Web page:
A Guild for WordPress Product Businesses

Howdy! This piece is an active work in progress and was last updated on August 5, 2022. Have questions or suggestions? Leave a comment or hit me up on Twitter.

I’ve been thinking about the benefits and tradeoffs of decentralization and my hypothesis is that the concept of a guild for WordPress product businesses might be just the thing we need to mitigate the tradeoffs of decentralization faced by extenders. So I started doing some research.

I love contrast (most of the time) and these two books offered it. Guilds, Innovation and the European Economy, 1400-1800 offers a history and analysis of guild formation and activity that, overall, presents a positive perspective on the influence and impact of guilds in shaping markets and driving innovation.

The European Guilds: An Economic Analysis (published about a decade later) concludes with a different perspective, offering the “distributional” approach as the most reasonable explanation for the introduction and longevity of guilds. That is, guilds existed as a result of conflicts over the distribution of resources and created concentrations of power that benefited the select few. The book argues that while the potential existed for guilds to create social trust and facilitate collective action to the good of society and their markets, on the whole guilds did more harm than good, particularly at the cost of those not in power. That is, unless two particular ideals hold true.

Guild Ideals

The ideal of a guild, my research suggests, is to facilitate social trust on behalf of its members (which reduces transaction costs within an economy) and orchestrate collective action that benefits all participants.

As The European Guilds: An Economic Analysis illustrates, concentrations of power tend to promote the benefit of a select few at the expense of those outside the group.

My thinking here is that just as within a decentralized ecosystem we enjoy benefits and tradeoffs, a guild, which introduces aspects of centralization, offers benefits and tradeoffs. The opportunity before us is to design a guild that works towards solving the problems of our decentralized ecosystem that affect product businesses while introducing constraints to mitigate the tradeoffs that guilds tend to gravitate towards.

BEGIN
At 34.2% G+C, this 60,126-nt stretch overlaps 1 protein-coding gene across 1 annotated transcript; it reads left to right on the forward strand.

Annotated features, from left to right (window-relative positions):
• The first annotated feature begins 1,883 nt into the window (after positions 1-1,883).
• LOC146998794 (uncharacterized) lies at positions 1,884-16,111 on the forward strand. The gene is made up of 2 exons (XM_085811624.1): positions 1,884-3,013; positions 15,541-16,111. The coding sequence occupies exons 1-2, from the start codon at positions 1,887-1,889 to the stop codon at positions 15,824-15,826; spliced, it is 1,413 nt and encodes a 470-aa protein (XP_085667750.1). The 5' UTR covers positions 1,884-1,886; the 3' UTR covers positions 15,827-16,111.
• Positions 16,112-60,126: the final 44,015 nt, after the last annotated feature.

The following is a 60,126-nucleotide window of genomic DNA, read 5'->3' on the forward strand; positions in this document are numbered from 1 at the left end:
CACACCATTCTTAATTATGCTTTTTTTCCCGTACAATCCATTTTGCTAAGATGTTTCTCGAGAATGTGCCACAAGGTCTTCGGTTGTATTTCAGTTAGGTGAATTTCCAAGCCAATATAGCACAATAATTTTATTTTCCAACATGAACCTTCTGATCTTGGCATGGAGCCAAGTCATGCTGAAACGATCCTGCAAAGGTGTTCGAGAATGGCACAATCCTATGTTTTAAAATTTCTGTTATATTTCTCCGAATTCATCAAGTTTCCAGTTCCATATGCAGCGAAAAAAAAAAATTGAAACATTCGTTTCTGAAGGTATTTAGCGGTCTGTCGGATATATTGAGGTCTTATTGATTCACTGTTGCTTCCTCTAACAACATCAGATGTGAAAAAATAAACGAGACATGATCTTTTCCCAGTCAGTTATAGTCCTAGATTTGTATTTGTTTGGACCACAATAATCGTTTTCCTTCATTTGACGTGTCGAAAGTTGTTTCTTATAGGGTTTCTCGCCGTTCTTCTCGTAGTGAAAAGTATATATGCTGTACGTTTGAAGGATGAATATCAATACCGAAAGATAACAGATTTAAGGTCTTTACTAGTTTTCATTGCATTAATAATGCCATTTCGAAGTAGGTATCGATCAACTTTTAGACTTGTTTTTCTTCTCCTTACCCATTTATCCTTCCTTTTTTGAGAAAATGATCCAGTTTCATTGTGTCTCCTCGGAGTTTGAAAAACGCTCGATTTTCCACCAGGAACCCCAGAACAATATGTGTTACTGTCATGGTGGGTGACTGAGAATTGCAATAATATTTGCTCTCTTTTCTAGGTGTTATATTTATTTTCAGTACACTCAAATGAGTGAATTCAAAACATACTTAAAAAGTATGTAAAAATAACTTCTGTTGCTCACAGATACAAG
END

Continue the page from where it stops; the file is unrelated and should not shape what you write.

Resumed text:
What I’m wrestling with is that concentrations of power and influence carry tradeoffs of their own. Guilds can have far reaching unintended (or even intended) negative consequences. So I took a step back to consider the problems we’re trying to solve.

The Three Problems

As I see it now, there are three main problems faced by WordPress product businesses today that limit their growth and, thus, opportunity to provide value to the broader WordPress ecosystem.

  1. Monetization – WordPress products struggle with effectively monetizing their businesses. They’re undervalued, under priced, and as a result often lack the financial resources to properly invest in their growth.
  2. Distribution – Getting in front of the ~43% of the web on WordPress is difficult because of the ecosystem’s decentralized nature. Product businesses, especially newcomers, struggle to get traction.
  3. Compatibility – Compatibility and the related interoperability and portability (looking at you “Page Builders”) cause a wide range of difficulties. The more products come into the market, the more the problem intensifies.

The idea is that if WordPress products can monetize more effectively, are able to accelerate adoption through distribution, and standardize their approach to compatibility, then the businesses are healthier and, accordingly, the ecosystem benefits.

Designing a Guild

The idea, then, is to design a guild that:

  1. Facilitates social trust – Help the ecosystem make confident choices about the WordPress products they use, which benefits the members of the guild, and thus the ecosystem.
  2. Orchestrates collective action – Take effective action on behalf of members, guiding and directing resources to the benefit of ecosystem, and thus the members.